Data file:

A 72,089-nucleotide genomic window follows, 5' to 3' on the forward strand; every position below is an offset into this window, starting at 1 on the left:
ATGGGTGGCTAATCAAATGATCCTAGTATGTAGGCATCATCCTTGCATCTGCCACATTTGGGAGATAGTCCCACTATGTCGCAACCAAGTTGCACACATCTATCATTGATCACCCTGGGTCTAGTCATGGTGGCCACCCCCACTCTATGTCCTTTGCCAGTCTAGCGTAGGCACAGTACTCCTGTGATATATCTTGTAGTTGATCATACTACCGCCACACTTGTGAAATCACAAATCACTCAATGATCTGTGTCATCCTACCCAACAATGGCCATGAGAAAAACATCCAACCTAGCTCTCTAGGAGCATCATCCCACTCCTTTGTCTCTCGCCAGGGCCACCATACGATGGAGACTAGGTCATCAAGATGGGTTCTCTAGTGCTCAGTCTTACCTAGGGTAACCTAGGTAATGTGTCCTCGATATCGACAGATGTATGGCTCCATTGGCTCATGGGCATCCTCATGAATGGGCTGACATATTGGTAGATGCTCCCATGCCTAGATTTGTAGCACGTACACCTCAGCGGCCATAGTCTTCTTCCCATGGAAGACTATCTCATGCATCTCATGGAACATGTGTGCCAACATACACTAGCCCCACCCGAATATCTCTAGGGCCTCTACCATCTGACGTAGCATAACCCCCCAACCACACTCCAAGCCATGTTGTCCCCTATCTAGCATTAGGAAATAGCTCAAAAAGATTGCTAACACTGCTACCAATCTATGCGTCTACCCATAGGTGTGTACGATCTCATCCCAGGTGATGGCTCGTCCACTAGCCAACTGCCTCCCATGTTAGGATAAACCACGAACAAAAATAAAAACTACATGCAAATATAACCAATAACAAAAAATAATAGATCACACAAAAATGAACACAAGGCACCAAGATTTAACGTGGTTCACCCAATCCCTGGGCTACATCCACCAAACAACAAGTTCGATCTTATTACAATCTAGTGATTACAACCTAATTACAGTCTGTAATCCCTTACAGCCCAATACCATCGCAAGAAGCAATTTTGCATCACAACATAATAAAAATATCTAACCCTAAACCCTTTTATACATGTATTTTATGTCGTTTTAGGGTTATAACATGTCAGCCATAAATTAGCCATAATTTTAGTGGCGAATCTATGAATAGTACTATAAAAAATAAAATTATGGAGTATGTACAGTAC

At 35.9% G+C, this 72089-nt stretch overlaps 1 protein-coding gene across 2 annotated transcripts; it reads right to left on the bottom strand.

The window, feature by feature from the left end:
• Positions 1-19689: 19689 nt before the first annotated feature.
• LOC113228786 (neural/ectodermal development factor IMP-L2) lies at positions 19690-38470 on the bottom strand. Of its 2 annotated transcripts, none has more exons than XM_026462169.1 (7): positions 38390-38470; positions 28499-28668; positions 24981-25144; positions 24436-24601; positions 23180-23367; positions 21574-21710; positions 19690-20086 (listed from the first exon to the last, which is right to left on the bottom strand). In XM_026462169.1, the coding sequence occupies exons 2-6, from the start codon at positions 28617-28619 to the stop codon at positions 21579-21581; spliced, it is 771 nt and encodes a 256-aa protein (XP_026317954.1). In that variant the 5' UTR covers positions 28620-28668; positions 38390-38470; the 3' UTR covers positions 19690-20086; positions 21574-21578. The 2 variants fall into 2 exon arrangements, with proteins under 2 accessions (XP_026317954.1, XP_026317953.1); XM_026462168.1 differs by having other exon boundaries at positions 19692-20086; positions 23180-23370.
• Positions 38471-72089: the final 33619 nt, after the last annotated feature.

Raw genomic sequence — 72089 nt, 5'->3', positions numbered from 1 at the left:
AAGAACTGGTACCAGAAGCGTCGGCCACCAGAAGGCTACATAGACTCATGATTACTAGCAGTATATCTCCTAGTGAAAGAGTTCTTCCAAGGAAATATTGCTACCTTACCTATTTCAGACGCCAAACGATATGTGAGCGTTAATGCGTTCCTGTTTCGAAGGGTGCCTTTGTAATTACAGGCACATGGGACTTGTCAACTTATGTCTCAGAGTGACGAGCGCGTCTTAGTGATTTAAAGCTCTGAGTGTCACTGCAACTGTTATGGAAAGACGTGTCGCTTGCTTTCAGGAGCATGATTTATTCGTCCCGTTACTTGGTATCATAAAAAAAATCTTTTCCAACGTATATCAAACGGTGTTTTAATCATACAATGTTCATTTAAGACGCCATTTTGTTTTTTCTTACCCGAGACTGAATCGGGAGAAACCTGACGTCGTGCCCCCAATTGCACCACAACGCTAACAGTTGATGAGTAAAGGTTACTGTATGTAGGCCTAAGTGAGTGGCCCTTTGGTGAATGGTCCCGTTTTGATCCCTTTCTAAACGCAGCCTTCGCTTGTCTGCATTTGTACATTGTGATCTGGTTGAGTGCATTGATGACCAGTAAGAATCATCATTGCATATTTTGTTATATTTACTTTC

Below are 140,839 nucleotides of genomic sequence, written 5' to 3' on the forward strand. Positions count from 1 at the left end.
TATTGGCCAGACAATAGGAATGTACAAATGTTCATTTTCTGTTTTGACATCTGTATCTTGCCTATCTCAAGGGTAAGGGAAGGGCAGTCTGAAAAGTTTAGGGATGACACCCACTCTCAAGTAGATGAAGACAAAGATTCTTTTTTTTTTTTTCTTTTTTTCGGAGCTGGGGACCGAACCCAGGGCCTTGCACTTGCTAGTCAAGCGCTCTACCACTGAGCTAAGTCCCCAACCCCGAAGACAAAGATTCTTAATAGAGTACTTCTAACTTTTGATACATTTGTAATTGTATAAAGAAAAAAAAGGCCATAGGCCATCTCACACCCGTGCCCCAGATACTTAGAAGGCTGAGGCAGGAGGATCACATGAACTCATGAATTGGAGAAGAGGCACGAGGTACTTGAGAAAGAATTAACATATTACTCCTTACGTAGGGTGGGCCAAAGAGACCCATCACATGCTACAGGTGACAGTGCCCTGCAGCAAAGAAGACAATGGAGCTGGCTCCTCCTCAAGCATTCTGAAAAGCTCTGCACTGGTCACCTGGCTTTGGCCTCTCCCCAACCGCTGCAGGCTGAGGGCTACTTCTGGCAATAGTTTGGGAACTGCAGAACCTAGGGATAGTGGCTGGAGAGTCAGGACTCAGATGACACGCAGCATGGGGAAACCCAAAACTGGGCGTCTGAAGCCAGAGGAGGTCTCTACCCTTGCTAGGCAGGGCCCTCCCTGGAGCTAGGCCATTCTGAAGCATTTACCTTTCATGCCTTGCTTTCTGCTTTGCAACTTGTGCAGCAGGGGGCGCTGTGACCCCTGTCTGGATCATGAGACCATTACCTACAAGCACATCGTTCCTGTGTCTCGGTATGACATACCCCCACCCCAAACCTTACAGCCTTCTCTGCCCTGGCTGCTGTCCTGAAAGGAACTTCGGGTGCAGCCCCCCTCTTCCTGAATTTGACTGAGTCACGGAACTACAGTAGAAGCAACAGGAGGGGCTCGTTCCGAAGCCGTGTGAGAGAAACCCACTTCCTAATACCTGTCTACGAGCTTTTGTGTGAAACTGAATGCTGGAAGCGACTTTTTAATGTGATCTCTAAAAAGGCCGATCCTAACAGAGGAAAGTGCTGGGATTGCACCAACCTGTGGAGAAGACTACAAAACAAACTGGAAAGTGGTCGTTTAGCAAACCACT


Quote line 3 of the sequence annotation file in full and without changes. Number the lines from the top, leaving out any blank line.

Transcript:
At 35.9% G+C, this 72089-nt stretch overlaps 1 protein-coding gene across 2 annotated transcripts; it reads right to left on the bottom strand.